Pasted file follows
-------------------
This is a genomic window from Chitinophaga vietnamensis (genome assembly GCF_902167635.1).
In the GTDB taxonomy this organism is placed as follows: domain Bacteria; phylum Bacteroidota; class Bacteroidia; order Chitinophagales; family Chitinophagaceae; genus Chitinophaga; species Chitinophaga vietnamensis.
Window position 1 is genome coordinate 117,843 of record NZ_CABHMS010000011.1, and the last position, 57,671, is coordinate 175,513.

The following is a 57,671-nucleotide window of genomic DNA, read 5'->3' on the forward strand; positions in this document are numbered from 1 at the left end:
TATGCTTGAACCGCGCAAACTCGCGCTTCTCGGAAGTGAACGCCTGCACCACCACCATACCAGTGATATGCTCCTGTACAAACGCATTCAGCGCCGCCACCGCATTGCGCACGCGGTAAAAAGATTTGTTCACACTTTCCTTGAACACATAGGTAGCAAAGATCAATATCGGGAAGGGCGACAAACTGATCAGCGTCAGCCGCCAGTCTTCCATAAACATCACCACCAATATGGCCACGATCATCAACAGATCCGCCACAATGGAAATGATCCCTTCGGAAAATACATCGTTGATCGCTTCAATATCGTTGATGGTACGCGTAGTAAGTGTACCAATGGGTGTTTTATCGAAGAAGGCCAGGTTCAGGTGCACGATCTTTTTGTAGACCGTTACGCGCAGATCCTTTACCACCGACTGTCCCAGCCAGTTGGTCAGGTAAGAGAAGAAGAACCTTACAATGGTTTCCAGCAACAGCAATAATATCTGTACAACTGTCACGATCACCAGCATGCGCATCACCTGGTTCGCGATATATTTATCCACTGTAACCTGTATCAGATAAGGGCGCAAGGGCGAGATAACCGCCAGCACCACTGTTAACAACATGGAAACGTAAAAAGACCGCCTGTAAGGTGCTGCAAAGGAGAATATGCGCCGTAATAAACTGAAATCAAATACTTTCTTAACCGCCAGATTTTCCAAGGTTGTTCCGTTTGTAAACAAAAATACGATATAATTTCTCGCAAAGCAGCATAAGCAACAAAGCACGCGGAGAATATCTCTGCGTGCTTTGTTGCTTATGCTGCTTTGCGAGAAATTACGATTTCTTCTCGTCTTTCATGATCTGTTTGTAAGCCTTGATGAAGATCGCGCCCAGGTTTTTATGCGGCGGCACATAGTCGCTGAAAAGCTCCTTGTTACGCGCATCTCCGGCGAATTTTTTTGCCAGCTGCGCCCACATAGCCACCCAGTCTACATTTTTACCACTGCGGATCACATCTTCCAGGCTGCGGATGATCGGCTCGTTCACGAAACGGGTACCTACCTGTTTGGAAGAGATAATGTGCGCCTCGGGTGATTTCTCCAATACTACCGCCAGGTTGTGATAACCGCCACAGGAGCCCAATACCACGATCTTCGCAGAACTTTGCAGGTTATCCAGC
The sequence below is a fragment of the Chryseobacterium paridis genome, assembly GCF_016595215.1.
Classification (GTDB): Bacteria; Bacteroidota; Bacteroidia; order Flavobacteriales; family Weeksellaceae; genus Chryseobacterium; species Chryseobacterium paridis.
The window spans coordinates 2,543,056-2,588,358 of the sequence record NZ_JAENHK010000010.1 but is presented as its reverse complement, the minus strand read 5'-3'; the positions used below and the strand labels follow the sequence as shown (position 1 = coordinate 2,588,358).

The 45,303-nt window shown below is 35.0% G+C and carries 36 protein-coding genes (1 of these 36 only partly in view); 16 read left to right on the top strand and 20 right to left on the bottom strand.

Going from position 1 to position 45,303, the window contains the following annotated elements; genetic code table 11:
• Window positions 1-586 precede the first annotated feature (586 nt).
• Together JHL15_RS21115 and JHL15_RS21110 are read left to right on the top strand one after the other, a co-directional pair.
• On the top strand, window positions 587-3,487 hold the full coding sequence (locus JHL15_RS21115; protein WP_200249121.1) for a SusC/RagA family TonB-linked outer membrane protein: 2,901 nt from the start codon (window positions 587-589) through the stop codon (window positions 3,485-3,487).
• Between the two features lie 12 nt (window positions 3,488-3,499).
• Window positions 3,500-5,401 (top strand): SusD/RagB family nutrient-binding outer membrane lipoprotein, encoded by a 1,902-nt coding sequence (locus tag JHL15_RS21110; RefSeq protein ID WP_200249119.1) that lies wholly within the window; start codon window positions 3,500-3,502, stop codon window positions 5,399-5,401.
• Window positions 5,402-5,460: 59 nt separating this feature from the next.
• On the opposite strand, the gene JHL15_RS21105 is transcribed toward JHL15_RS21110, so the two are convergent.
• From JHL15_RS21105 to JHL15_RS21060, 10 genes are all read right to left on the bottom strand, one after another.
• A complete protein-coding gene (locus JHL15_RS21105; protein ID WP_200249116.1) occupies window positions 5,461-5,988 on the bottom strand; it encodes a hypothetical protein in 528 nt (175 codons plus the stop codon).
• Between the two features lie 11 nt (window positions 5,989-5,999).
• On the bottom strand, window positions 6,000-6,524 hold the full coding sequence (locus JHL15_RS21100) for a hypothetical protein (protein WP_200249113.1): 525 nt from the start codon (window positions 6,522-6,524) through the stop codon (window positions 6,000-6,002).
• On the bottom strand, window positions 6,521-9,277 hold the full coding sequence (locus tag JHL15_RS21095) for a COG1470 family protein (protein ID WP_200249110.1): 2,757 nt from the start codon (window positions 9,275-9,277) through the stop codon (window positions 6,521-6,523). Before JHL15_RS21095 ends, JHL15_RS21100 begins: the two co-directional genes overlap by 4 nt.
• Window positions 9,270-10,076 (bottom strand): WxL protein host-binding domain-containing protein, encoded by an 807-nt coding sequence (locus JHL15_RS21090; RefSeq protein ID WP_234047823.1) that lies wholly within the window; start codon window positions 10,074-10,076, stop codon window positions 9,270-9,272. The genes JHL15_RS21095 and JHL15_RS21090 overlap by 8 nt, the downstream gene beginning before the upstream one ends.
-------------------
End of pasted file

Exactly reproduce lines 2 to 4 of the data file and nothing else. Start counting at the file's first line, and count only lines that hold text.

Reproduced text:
In the GTDB taxonomy this organism is placed as follows: domain Bacteria; phylum Bacteroidota; class Bacteroidia; order Chitinophagales; family Chitinophagaceae; genus Chitinophaga; species Chitinophaga vietnamensis.
Window position 1 is genome coordinate 117,843 of record NZ_CABHMS010000011.1, and the last position, 57,671, is coordinate 175,513.

The following is a 57,671-nucleotide window of genomic DNA, read 5'->3' on the forward strand; positions in this document are numbered from 1 at the left end: